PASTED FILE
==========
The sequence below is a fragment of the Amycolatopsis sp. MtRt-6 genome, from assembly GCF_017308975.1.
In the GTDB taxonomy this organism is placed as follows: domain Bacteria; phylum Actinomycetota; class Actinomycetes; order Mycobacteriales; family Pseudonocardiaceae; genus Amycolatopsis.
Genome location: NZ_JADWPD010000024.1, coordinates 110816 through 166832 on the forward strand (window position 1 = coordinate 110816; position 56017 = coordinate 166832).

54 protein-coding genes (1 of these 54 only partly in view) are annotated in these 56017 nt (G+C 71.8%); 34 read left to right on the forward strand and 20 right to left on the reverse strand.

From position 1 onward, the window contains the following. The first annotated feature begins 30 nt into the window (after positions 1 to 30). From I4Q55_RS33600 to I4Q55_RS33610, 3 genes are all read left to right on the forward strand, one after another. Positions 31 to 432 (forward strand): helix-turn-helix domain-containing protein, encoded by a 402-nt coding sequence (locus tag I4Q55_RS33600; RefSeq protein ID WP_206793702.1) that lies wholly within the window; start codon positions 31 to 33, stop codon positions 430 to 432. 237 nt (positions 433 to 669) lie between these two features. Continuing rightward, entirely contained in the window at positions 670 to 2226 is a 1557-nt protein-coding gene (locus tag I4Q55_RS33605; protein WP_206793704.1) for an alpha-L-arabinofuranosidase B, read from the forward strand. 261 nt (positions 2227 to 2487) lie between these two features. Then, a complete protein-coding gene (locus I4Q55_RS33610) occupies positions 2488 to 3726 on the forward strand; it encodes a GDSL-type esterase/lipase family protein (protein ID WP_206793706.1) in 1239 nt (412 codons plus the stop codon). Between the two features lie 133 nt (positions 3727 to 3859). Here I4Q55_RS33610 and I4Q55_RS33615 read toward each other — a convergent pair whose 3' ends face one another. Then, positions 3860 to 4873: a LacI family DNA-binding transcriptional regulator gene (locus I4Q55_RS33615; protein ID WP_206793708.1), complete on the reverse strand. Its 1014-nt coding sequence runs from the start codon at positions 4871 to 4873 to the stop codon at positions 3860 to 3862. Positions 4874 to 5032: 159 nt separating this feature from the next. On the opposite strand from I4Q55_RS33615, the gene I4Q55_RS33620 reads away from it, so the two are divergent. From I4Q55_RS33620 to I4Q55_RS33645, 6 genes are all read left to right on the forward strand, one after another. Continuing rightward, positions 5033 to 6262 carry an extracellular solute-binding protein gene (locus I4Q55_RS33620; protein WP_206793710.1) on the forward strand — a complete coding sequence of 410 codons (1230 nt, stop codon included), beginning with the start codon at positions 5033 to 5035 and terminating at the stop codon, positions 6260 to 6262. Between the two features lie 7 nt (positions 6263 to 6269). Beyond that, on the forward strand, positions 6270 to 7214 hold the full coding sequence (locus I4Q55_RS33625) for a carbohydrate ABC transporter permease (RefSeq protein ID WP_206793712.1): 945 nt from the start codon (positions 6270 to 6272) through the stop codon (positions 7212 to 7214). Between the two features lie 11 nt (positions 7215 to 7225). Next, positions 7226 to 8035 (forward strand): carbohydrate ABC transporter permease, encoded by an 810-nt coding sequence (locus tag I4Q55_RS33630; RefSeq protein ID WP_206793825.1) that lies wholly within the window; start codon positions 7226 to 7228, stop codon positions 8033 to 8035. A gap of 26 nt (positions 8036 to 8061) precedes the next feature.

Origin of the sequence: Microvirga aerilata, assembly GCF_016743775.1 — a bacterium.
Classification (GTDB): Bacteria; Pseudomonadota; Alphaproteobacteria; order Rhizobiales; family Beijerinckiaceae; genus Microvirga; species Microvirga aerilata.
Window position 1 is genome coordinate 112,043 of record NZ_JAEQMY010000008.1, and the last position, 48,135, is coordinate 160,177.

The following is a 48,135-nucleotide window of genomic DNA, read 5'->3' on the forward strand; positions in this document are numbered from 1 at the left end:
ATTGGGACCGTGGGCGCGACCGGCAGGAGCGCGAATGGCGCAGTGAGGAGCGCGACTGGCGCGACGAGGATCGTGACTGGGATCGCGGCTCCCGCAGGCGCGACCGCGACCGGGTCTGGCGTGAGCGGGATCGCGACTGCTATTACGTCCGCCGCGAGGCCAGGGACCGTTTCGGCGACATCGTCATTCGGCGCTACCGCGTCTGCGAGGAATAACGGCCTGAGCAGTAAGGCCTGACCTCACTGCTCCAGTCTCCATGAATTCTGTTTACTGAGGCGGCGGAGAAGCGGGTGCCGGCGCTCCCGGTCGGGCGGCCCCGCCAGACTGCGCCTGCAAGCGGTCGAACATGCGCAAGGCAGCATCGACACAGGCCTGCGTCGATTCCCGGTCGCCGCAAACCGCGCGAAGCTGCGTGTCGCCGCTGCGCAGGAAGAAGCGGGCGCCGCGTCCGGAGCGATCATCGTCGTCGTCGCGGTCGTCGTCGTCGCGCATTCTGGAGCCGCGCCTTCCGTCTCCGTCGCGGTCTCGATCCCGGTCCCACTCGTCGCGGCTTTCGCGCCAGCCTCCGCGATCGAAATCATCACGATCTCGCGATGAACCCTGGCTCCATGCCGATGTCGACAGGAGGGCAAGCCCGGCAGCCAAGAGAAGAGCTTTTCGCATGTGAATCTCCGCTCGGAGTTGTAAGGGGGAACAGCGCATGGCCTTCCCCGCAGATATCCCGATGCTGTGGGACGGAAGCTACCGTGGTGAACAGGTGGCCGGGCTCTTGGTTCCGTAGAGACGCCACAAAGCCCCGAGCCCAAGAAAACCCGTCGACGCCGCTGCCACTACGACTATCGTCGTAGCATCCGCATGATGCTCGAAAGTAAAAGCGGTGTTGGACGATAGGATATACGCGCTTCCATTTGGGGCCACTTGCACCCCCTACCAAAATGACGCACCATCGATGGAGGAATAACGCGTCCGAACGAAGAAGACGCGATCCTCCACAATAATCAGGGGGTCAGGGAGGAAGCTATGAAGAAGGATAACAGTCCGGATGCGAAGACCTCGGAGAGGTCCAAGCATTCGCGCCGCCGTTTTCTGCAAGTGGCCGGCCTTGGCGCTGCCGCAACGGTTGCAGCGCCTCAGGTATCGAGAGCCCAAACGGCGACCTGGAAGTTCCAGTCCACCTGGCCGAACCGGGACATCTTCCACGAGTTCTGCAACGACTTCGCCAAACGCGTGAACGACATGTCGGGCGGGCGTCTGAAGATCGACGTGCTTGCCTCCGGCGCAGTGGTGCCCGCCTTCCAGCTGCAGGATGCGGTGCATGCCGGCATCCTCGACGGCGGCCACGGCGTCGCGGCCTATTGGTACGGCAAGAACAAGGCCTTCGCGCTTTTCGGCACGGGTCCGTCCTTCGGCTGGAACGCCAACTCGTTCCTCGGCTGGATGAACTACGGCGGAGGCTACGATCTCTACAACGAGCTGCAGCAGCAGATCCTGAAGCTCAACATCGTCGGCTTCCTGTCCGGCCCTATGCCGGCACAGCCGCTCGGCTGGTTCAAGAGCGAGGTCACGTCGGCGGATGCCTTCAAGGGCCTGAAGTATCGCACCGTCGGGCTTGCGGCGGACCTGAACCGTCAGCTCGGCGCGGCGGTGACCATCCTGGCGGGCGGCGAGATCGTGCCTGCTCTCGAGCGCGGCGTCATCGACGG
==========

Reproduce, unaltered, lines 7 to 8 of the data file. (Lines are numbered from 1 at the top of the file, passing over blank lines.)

Classification (GTDB): Bacteria; Pseudomonadota; Alphaproteobacteria; order Rhizobiales; family Beijerinckiaceae; genus Microvirga; species Microvirga aerilata.
Window position 1 is genome coordinate 112,043 of record NZ_JAEQMY010000008.1, and the last position, 48,135, is coordinate 160,177.